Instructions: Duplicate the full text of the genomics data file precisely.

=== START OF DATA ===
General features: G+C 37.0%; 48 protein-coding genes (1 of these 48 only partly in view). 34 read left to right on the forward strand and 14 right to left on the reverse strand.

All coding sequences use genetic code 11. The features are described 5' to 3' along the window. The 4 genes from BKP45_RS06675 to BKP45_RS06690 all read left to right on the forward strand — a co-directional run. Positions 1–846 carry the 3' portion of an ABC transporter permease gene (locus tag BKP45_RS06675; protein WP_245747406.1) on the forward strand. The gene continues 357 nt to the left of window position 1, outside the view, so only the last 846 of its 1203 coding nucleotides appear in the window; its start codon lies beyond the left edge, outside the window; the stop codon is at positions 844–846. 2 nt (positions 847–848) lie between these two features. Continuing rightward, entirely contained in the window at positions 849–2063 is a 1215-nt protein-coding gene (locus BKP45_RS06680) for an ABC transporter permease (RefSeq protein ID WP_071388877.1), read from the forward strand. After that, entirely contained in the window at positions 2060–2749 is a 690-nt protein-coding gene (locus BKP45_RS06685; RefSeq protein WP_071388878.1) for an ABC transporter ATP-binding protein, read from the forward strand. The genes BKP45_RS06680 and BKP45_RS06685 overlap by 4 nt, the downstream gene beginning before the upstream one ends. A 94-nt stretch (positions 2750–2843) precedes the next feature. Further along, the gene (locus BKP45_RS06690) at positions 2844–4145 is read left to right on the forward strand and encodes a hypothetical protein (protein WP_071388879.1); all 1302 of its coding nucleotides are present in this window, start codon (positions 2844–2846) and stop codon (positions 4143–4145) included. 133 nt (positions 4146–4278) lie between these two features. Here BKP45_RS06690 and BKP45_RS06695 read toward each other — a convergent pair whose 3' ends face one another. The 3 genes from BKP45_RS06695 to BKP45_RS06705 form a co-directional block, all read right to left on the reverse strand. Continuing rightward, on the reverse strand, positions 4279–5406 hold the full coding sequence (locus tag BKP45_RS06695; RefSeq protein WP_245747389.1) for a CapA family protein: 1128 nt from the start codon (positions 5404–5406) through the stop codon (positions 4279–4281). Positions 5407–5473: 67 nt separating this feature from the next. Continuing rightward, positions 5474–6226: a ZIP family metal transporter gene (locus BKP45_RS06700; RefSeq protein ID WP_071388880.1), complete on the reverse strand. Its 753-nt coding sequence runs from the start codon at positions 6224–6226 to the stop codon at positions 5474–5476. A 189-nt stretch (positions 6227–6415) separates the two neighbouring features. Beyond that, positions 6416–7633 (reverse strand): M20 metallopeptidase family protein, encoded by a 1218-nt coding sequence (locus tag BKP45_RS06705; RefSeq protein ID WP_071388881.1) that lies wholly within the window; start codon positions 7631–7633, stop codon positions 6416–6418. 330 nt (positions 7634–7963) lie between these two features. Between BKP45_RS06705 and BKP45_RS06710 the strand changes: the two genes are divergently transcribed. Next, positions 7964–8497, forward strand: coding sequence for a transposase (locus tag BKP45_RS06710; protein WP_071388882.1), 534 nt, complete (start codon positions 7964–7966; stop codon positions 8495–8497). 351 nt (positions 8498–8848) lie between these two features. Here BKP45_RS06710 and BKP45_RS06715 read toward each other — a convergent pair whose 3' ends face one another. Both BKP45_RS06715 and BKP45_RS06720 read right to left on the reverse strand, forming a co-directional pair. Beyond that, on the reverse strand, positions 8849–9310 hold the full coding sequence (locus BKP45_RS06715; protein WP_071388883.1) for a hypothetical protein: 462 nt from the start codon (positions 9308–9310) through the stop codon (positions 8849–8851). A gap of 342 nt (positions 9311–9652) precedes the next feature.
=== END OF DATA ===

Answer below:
General features: G+C 37.0%; 48 protein-coding genes (1 of these 48 only partly in view). 34 read left to right on the forward strand and 14 right to left on the reverse strand.

All coding sequences use genetic code 11. The features are described 5' to 3' along the window. The 4 genes from BKP45_RS06675 to BKP45_RS06690 all read left to right on the forward strand — a co-directional run. Positions 1–846 carry the 3' portion of an ABC transporter permease gene (locus tag BKP45_RS06675; protein WP_245747406.1) on the forward strand. The gene continues 357 nt to the left of window position 1, outside the view, so only the last 846 of its 1203 coding nucleotides appear in the window; its start codon lies beyond the left edge, outside the window; the stop codon is at positions 844–846. 2 nt (positions 847–848) lie between these two features. Continuing rightward, entirely contained in the window at positions 849–2063 is a 1215-nt protein-coding gene (locus BKP45_RS06680) for an ABC transporter permease (RefSeq protein ID WP_071388877.1), read from the forward strand. After that, entirely contained in the window at positions 2060–2749 is a 690-nt protein-coding gene (locus BKP45_RS06685; RefSeq protein WP_071388878.1) for an ABC transporter ATP-binding protein, read from the forward strand. The genes BKP45_RS06680 and BKP45_RS06685 overlap by 4 nt, the downstream gene beginning before the upstream one ends. A 94-nt stretch (positions 2750–2843) precedes the next feature. Further along, the gene (locus BKP45_RS06690) at positions 2844–4145 is read left to right on the forward strand and encodes a hypothetical protein (protein WP_071388879.1); all 1302 of its coding nucleotides are present in this window, start codon (positions 2844–2846) and stop codon (positions 4143–4145) included. 133 nt (positions 4146–4278) lie between these two features. Here BKP45_RS06690 and BKP45_RS06695 read toward each other — a convergent pair whose 3' ends face one another. The 3 genes from BKP45_RS06695 to BKP45_RS06705 form a co-directional block, all read right to left on the reverse strand. Continuing rightward, on the reverse strand, positions 4279–5406 hold the full coding sequence (locus tag BKP45_RS06695; RefSeq protein WP_245747389.1) for a CapA family protein: 1128 nt from the start codon (positions 5404–5406) through the stop codon (positions 4279–4281). Positions 5407–5473: 67 nt separating this feature from the next. Continuing rightward, positions 5474–6226: a ZIP family metal transporter gene (locus BKP45_RS06700; RefSeq protein ID WP_071388880.1), complete on the reverse strand. Its 753-nt coding sequence runs from the start codon at positions 6224–6226 to the stop codon at positions 5474–5476. A 189-nt stretch (positions 6227–6415) separates the two neighbouring features. Beyond that, positions 6416–7633 (reverse strand): M20 metallopeptidase family protein, encoded by a 1218-nt coding sequence (locus tag BKP45_RS06705; RefSeq protein ID WP_071388881.1) that lies wholly within the window; start codon positions 7631–7633, stop codon positions 6416–6418. 330 nt (positions 7634–7963) lie between these two features. Between BKP45_RS06705 and BKP45_RS06710 the strand changes: the two genes are divergently transcribed. Next, positions 7964–8497, forward strand: coding sequence for a transposase (locus tag BKP45_RS06710; protein WP_071388882.1), 534 nt, complete (start codon positions 7964–7966; stop codon positions 8495–8497). 351 nt (positions 8498–8848) lie between these two features. Here BKP45_RS06710 and BKP45_RS06715 read toward each other — a convergent pair whose 3' ends face one another. Both BKP45_RS06715 and BKP45_RS06720 read right to left on the reverse strand, forming a co-directional pair. Beyond that, on the reverse strand, positions 8849–9310 hold the full coding sequence (locus BKP45_RS06715; protein WP_071388883.1) for a hypothetical protein: 462 nt from the start codon (positions 9308–9310) through the stop codon (positions 8849–8851). A gap of 342 nt (positions 9311–9652) precedes the next feature.